Our second day of conditioning brings the first full dose of Campath, and a much higher chance of a reaction. So far this morning we’ve done her pre-meds with the addition of Dexamethasone as the steroid, and begun her Campath. The chemo is still administered on a stepped schedule, a small dose, then a slightly higher dose, then the full amount for the remainder of the day.
Zoe’s counts look good:
- WBC: 18.2 (higher)
- Hemo: 9.9
- Lymphocytes: 1 (her partial dose almost completely wiped them out — this is intended)
- Sodium: 138
- Creatinine: .3 (up from yesterday, we’re told it will go up and down with the conditioning)
- Platelet: 331
- Bilirubin: .4 (still fine)
- AST: 44
- ALT: 21
So, no major changes other than a drop in platelets and lymphocytes, both expected. I’ll update later with any reactions and changes, she has only just begun the Campath so it’s calm at the moment.
Everything has gone really smoothly again today.
Around 3pm, Zoe started some minor rashes on her face and head, no where else. She’s been very sleepy and calm all day and we were beginning to think she would plow on through day 2 without any side effects. So far, things have gone much better than we expected.
We finished the Campath and her rashes showed up just as we began the saline flush, exactly the same as yesterday’s slight fever. Nothing to be concerned about, Zoe is doing great with her treatment at this point.
Blood pressure has held steady around 100/65 most of the day, temperature averaging about 98 degrees.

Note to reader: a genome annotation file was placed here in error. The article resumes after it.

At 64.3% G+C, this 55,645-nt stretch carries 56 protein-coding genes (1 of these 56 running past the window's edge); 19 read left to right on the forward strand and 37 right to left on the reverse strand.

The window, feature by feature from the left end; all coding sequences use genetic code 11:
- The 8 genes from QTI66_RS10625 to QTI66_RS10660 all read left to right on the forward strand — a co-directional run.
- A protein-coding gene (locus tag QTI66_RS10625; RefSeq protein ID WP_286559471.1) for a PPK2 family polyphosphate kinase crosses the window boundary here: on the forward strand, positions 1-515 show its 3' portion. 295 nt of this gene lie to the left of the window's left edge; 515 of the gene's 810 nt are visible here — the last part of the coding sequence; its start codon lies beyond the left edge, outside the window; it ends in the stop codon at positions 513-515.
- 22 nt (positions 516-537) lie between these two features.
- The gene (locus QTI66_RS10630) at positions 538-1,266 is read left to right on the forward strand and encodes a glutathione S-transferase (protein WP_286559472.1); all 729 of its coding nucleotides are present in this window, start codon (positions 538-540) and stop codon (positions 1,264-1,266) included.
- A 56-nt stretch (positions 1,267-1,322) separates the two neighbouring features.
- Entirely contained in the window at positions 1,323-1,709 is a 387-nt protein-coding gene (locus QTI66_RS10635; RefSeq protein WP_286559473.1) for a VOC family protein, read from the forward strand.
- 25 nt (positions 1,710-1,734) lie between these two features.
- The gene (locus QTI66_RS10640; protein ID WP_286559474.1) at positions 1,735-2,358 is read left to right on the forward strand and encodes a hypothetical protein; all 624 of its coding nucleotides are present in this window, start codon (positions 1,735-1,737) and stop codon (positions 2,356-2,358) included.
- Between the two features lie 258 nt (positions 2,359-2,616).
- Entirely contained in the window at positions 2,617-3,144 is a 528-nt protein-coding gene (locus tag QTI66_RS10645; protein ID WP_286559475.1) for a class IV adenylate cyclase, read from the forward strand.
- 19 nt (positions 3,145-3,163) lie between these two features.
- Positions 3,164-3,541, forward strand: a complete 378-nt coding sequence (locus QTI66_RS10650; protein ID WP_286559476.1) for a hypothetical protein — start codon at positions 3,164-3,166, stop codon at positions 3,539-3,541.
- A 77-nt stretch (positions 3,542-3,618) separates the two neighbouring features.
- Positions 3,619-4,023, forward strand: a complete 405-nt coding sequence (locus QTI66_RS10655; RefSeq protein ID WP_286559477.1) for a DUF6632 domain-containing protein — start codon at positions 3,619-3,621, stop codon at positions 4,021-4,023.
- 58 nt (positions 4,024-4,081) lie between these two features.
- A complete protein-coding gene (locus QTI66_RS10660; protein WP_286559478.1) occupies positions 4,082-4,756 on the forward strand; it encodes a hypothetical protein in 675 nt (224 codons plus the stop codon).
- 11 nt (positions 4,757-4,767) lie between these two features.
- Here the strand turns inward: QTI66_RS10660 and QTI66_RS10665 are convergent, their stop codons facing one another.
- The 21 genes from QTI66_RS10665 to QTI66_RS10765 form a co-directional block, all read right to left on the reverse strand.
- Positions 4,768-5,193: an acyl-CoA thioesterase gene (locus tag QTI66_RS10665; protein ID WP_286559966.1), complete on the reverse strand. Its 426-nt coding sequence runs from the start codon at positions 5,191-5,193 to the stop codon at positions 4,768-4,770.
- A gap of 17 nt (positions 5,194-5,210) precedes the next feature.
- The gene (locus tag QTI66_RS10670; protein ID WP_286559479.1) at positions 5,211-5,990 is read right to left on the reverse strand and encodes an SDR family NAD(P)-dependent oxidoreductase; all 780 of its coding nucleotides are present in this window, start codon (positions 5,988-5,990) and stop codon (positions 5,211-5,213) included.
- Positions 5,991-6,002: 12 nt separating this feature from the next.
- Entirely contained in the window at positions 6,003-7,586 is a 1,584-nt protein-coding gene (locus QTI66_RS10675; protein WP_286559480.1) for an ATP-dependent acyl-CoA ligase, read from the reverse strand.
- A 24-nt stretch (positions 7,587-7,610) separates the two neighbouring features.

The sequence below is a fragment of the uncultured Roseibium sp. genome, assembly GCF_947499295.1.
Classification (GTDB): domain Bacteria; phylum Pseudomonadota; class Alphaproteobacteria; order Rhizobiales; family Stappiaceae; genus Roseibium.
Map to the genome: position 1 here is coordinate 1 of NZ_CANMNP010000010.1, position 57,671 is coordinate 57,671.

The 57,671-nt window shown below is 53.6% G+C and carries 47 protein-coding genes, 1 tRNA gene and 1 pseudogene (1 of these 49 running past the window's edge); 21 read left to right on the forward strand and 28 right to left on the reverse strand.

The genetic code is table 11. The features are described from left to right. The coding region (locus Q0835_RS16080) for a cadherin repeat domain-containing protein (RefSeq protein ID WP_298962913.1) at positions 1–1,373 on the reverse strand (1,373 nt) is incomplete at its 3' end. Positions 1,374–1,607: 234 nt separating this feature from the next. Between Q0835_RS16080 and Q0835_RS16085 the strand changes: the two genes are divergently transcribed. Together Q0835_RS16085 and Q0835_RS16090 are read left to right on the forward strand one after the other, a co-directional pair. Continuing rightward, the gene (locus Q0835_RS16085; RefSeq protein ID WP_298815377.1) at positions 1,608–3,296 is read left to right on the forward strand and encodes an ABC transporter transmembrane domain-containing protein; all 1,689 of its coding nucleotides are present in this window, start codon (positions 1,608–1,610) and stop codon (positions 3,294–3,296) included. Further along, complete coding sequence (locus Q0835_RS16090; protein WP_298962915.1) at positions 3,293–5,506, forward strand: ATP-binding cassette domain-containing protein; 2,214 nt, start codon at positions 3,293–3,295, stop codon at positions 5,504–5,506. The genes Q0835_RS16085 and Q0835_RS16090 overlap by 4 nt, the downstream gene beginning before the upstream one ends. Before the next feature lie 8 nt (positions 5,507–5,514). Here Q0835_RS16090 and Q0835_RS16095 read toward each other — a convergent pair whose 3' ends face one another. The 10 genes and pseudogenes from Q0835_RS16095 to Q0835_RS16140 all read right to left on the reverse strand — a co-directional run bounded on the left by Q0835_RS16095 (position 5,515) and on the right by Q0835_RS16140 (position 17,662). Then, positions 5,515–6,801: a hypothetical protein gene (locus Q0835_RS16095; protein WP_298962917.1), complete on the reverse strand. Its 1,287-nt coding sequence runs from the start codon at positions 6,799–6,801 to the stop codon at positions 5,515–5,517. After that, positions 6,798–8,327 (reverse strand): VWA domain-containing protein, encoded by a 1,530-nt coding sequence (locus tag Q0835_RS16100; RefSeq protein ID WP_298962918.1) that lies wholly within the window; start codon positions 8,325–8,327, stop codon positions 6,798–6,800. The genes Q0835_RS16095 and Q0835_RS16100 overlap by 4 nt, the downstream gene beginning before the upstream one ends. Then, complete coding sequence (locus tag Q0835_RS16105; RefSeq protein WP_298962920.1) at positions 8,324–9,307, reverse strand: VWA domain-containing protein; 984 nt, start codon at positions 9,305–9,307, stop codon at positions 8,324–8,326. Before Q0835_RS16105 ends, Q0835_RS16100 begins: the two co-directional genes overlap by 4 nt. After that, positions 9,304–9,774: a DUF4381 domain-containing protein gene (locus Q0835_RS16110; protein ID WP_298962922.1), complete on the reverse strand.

So far, so good.
3 thoughts on “Day -21: Campath Full Dose”
Maya had hives too. Evidentally it’s a very common side effect. So happy she is doing great.
i hope zoe go all the way and return to her home .
my little baby Nadine have the same sickness but we can not make a transplant as the operation do not occure in Egypt from non-related . she under go a chemotherapy now but she must make the operation ( BMT ) OR ( SCT )AND i ask about any specialized center to make the operation and even take my kidney!
father of NADINE
Were you able to reach any of the agencies I mentioned the first time we spoke? I am not sure exactly where to start or who to recommend.
My understanding from speaking to someone here in the US is that typically US hospitals do not accept international insurance. Sometimes a government will sponsor a patient to travel to the US for treatment, but I don’t know if Egypt does that. If they do not, cost could be fairly prohibitive.
I’ve gathered the contact information of someone in the international officer here at Duke, and I will be in contact with you via email with that.